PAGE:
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The dilemma over grazing laws – Part 2


Open Grazing

The Order setting up the reserve stipulates that it should be maintained through proper grazing management and improvement activities such as water development, fodder conservation plan, range reseeding and fertilization, control of undesirable weeds and fire tracing. Other development activities include construction of earth dams, boreholes and wells to provide watering facilities, construction of roads, office and residential quarters, establishment of livestock services centre and pasture development. Moreover, efforts are to be made to ensure that the highest possible level of productivity is achieved without endangering the reserve. To this end the government stipulates that soil and water conservation and other erosion control methods should be used to prevent degradation, desertification and overgrazing, and to maintain the carrying capacity of the reserve.

Both the Federal and Kwara state governments are supposed to play active part in the development of the grazing reserve. The Federal government is to be involved in the provision of infrastructure such as dams, roads and means of transport for range guards through the agency of the National Livestock Projects Division (NLPD). The Kwara state government has the responsibility to acquire the land following stipulated legal procedures and provide staff for the management of the reserve. As at 1992, five government officials consisting of a project officer, a veterinary assistant, two range guards and a security guard were operating in the reserve.


In short the Central government did not enact any grazing law. The best the Central Government has done was the promulgation of National Commission for Nomadic Education, Decree 25, 1989 and National Commission for Mass Literacy, Adult and Non-formal Education, Decree 17, 1990. These two decrees were promulgated by General Ibrahim Babangida (rtd.), GCFR. The Minister of Education at that time was Professor Babatunde Aliu Fafunwa (23 September 1923 – 11 October 2010).

All the military governors at that time were ordered by General Babangida to launch it in their states. I remember at that time there were public outcries about the decree that they favoured the Fulani people. I think it was the best thing at that time that the Central Government ever did for the Fulani people. The Commission devised a series of innovative approaches and strategies. The broad goals of Nomadic Education Programme are: To integrate nomads into national life through relevant, qualitative and basic functional education and to raise both the productive and income levels of nomads, as well as boost the national economy through improved knowledge, skills and practices of nomads. The NCNE’s mandate includes, among other things, the following function: formulate policy and issue guidelines in all matters relating to nomadic education in Nigeria; provide funds for: the research and personnel development for the improvement of nomadic education in Nigeria, the development of programmes on nomadic education and the provision of equipment and other instructional materials, construction of classrooms and other facilities relating to nomadic education.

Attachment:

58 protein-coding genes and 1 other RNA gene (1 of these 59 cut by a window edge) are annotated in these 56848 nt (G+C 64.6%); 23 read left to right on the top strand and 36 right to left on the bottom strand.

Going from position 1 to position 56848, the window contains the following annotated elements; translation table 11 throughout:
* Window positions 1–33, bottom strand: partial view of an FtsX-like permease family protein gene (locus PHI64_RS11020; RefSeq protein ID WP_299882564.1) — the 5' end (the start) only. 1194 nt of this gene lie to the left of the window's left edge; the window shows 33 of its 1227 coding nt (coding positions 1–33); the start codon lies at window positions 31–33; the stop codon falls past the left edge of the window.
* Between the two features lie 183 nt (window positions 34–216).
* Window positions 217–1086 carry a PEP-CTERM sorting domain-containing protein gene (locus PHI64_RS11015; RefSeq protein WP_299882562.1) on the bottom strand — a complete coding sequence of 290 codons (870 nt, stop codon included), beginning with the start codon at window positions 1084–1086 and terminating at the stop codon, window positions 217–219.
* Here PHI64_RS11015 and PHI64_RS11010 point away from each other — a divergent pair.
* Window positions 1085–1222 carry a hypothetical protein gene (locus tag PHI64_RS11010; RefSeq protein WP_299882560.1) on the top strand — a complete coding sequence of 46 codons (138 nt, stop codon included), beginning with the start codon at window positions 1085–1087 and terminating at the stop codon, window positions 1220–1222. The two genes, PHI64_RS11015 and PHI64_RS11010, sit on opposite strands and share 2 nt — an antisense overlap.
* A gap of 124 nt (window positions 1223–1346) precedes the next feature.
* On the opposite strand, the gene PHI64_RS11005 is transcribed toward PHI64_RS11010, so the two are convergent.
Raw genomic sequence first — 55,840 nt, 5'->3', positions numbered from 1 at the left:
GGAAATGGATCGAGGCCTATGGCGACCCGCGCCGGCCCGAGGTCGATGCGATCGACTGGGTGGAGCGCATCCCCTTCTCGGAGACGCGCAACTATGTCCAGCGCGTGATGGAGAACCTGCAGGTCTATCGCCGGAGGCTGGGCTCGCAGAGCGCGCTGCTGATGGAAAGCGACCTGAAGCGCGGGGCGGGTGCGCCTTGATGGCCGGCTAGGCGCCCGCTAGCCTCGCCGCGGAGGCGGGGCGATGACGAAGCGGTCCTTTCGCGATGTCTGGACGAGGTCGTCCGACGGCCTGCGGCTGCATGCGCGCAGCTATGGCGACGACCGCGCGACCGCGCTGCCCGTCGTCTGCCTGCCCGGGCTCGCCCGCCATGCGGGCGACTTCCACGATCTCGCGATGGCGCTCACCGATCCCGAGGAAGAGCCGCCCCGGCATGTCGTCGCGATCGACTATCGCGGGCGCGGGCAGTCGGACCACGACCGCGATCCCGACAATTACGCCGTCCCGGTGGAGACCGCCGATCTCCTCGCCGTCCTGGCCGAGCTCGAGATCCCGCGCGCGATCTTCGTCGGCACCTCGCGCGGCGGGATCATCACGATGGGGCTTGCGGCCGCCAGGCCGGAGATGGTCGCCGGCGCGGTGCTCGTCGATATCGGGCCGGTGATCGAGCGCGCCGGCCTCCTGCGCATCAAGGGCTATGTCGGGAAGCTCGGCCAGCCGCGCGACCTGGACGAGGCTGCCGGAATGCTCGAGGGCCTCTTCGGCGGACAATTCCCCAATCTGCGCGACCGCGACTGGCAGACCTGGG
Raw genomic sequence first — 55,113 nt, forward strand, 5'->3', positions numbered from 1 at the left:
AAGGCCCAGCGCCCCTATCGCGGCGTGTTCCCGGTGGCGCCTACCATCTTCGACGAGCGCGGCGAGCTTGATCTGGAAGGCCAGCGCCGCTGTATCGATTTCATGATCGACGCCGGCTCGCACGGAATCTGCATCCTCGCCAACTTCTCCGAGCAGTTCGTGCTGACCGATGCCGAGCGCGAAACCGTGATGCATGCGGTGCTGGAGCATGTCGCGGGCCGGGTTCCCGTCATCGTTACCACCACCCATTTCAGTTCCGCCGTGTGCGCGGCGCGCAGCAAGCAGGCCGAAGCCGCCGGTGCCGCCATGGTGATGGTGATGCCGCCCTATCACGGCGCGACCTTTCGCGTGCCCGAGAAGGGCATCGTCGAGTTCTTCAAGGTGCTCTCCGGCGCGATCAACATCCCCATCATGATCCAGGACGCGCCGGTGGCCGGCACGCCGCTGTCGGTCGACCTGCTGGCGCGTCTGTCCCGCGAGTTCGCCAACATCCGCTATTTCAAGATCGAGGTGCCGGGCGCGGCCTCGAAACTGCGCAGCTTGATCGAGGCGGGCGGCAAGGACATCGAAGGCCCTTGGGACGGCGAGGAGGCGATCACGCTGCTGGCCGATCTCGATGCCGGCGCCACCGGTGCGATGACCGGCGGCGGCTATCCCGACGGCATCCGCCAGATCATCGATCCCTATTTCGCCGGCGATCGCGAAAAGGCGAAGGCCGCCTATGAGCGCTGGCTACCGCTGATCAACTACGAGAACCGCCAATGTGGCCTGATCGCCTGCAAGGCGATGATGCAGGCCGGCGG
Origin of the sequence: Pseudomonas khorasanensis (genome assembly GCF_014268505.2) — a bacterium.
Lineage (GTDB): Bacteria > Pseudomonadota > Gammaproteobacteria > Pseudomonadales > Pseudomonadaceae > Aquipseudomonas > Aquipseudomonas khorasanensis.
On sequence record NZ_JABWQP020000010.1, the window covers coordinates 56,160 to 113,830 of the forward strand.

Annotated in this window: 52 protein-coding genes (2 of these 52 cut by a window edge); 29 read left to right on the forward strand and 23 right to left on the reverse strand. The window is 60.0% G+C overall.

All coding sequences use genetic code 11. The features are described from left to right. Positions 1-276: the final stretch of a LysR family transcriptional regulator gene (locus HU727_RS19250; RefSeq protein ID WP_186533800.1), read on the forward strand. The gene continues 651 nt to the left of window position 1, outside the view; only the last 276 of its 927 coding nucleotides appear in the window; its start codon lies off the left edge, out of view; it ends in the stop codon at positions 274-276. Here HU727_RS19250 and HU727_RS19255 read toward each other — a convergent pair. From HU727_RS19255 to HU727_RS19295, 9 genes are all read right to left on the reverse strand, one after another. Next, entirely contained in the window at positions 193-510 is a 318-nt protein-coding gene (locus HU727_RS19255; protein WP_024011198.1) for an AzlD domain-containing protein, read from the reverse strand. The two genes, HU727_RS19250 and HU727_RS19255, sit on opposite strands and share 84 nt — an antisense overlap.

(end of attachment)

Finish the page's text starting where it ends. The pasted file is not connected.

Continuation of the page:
Other mandates include establishment, management and maintenance of primary schools in the settlements and grazing reserves carved out for nomadic people, to determine the standards of skills to be attained in nomadic schools, to arrange for effective monitoring and evaluation of activities of agencies concerned with nomadic education; to liaise and co-operate with other relevant ministries and agencies; to receive block grants and funds from the Federal Government or any agency authorized on that behalf and allocate same to nomadic school based on any formula approved by the Federal Executive Council; to act as an agency for chanelling all external aids to nomadic schools in Nigeria; to ensure effective inspection of nomadic education activities in Nigeria through the sections in the Federal and State Ministries of Education performing duties relating to nomadic education; to collate, analyse and publish information relating to nomadic education in Nigeria; and to undertake any other action desirable for the promotion of nomadic education.

The objectives of the nomadic education programme are to: expose the nomadic child to the elementary forms of modern education; enable the nomadic child take part in the development of his immediate environment, in particular, and the country in general; make the nomadic child self-reliant to improve his living conditions, thus eliminating the hardships and constraints in his/her life; help him/her modernize his/her techniques of herdsmanship on animal management, fishing or farming as the case may be; assist the nomadic child develop rapidly and fully both physically and intellectually, to cope with the demands of the contemporary world; and develop the initiative of the nomadic child and stimulate in him/her scientific and analytical modes of thinking. 

On November 22 last year, the Executive Secretary for Nomadic Education, Professor Bashir Usman said out of the estimated population of 9.4million nomads in Nigeria, 3.3 million are children of school age. The participation of the nomads in the existing formal and non-formal education programmes is abysmally low, with a literacy rate ranging between 0.2 % and 2.9%. 
Teniola, a former Director at the Presidency wrote from Lagos.


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